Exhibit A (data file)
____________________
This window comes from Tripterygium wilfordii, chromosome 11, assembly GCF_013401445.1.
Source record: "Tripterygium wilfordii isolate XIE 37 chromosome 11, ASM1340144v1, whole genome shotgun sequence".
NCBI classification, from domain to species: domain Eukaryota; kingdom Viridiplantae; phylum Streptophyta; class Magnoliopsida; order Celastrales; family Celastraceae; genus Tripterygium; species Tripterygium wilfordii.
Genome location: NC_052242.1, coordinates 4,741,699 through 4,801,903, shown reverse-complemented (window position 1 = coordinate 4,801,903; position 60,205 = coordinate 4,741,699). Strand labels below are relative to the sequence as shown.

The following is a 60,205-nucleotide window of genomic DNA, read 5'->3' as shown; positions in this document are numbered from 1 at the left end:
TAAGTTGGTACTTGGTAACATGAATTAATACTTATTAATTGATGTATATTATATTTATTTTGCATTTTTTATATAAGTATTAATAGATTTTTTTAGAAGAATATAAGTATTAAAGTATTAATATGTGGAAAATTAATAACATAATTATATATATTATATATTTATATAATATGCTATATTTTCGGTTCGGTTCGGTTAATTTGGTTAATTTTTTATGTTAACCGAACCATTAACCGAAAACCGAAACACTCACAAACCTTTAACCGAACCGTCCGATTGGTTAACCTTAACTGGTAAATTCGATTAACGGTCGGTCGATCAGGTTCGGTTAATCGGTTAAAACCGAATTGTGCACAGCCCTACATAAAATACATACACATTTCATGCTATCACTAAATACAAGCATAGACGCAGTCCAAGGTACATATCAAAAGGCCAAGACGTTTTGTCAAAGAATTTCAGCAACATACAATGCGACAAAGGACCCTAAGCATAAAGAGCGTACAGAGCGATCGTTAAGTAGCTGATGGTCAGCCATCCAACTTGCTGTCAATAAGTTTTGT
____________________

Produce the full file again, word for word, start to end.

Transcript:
This window comes from Tripterygium wilfordii, chromosome 11, assembly GCF_013401445.1.
Source record: "Tripterygium wilfordii isolate XIE 37 chromosome 11, ASM1340144v1, whole genome shotgun sequence".
NCBI classification, from domain to species: domain Eukaryota; kingdom Viridiplantae; phylum Streptophyta; class Magnoliopsida; order Celastrales; family Celastraceae; genus Tripterygium; species Tripterygium wilfordii.
Genome location: NC_052242.1, coordinates 4,741,699 through 4,801,903, shown reverse-complemented (window position 1 = coordinate 4,801,903; position 60,205 = coordinate 4,741,699). Strand labels below are relative to the sequence as shown.

The following is a 60,205-nucleotide window of genomic DNA, read 5'->3' as shown; positions in this document are numbered from 1 at the left end:
TAAGTTGGTACTTGGTAACATGAATTAATACTTATTAATTGATGTATATTATATTTATTTTGCATTTTTTATATAAGTATTAATAGATTTTTTTAGAAGAATATAAGTATTAAAGTATTAATATGTGGAAAATTAATAACATAATTATATATATTATATATTTATATAATATGCTATATTTTCGGTTCGGTTCGGTTAATTTGGTTAATTTTTTATGTTAACCGAACCATTAACCGAAAACCGAAACACTCACAAACCTTTAACCGAACCGTCCGATTGGTTAACCTTAACTGGTAAATTCGATTAACGGTCGGTCGATCAGGTTCGGTTAATCGGTTAAAACCGAATTGTGCACAGCCCTACATAAAATACATACACATTTCATGCTATCACTAAATACAAGCATAGACGCAGTCCAAGGTACATATCAAAAGGCCAAGACGTTTTGTCAAAGAATTTCAGCAACATACAATGCGACAAAGGACCCTAAGCATAAAGAGCGTACAGAGCGATCGTTAAGTAGCTGATGGTCAGCCATCCAACTTGCTGTCAATAAGTTTTGT